The Planet Gods is a tremendous, beautifully written, stunningly illustrated introduction to the solar system. Each of the planets (plus three so-called dwarf planets) in our night sky is given its own two page spread, with a short biography (written in the first person each time, so I suppose I should say autobiography ;-)) and a glorious illustration of the planet and the Greek god associated with it.
The planet biographies are immediately engaging for being written in the first person, but they are also poetic and imaginative. For example, Saturn’s entry begins thus:
What a glorious array of rings and moons surrounds me! I preside over a wealth of plenty, as Saturn the god did in the Golden Age when he reigned. My rings are shoals of countless scurrying moonlets, casting a multicoloured girdle about my belly. Braiding and streaming, clustering here, dividing there, they whirl by in a frenzy.
The illustrations are arresting – bursting with colour and embossed with gold, they sing off the pages. Balit’s style reminds me of Gustav Klimt, both in her choice of palette, gold details and use of geometric shapes and repetitions. Her work makes this book feel alive!
In addition to the planet/god biographies the book contains several very informative, more traditionally factual passages – for example on naming planets, on the history of planetary discoveries, and a summary of the different types of surfaces to be found on planets. There is also a helpful glossary and two pictures drawn to scale at either end of the book to give readers a handle on the different sizes of planets.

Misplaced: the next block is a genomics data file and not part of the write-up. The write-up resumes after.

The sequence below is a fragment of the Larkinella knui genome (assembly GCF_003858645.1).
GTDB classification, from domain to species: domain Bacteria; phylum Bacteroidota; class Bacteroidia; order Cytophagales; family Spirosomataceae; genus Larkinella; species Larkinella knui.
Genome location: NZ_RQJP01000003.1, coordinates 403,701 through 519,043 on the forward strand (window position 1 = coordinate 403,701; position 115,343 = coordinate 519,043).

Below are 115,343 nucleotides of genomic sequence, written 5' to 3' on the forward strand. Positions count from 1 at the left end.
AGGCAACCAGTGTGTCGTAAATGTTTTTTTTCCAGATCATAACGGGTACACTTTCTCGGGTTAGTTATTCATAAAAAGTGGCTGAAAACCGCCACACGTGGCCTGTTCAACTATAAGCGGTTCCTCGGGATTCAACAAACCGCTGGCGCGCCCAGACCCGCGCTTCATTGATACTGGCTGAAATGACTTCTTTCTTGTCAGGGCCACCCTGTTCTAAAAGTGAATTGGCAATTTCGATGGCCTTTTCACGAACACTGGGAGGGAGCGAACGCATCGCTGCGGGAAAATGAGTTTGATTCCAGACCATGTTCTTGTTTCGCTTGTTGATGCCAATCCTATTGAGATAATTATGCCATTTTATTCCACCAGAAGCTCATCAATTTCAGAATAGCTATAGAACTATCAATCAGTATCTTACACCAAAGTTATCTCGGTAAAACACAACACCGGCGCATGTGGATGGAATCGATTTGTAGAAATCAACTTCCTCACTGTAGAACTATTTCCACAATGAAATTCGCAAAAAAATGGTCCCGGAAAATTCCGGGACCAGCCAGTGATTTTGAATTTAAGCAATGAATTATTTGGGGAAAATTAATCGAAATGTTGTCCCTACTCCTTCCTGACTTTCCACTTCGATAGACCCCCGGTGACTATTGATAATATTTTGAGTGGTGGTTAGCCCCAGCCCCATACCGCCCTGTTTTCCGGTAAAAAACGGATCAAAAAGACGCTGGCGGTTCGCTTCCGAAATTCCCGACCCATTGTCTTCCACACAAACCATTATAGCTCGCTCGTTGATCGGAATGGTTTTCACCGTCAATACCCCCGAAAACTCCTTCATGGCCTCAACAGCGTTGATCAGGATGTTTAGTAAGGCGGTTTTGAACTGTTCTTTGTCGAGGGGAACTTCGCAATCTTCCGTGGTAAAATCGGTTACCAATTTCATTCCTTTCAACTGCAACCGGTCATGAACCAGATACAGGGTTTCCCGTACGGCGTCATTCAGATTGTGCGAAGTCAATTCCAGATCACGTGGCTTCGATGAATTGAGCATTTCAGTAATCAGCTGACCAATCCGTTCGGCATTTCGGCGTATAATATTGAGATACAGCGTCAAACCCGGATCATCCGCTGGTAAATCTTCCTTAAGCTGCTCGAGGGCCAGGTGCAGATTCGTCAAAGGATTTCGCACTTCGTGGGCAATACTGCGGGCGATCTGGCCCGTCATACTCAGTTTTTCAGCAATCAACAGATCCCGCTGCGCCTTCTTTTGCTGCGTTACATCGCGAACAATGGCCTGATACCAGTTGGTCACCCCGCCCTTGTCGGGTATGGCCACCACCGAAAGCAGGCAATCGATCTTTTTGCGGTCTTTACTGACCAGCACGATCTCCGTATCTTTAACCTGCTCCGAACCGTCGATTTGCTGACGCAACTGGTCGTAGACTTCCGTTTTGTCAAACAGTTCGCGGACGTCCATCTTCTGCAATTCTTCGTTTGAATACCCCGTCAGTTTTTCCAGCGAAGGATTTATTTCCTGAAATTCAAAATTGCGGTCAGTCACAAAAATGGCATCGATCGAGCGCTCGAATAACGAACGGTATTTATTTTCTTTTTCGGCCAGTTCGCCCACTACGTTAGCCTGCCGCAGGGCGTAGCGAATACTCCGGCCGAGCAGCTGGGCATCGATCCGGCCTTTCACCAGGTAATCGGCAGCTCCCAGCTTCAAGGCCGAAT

M and I found this book to have a perfect blend of literary style with factual information – indeed, in some ways it is not unlike Moonshot: The Flight of Apollo 11 by Brian Floca (which I reviewed here) – a wonderful book that could as easily be catalogued to appear in the fiction part of the library as nonfiction.
Inspired by The Planet Gods we set to making our own revolving planets. Here’s what we did.
1. M draw around several circular objects onto card. (An older child could have used a compass instead to make circles of varying diameters).
2. M cut out the planets (circles).
3. M and J decorated the planets, first with pens, then with glue and glitter, in keeping with the sparkling illustrations in the book.
4. Once the glue was dry we pushed pencils through the centre of each planet to create a shaft. We found it was necessary to secure the pencil in the card with a little bit of sellotape on the underside of each circle before spinning our planets across a smooth surface.
In some ways the photos capture what happened better than we could see it for ourselves!
The Planet Gods: Myths and Facts about the Solar System: *** (3 stars)
Whilst we created our planets we were listening to:
Other projects that we could have done with this book in mind include:
This week’s Nonfiction Monday host is Tricia at The Miss Rumphius Effect. I’m certainly looking forward to seeing what’s included in today’s round up – I hope you’ll too have some time to visit Tricia’s blog and discover some new nonfiction delights!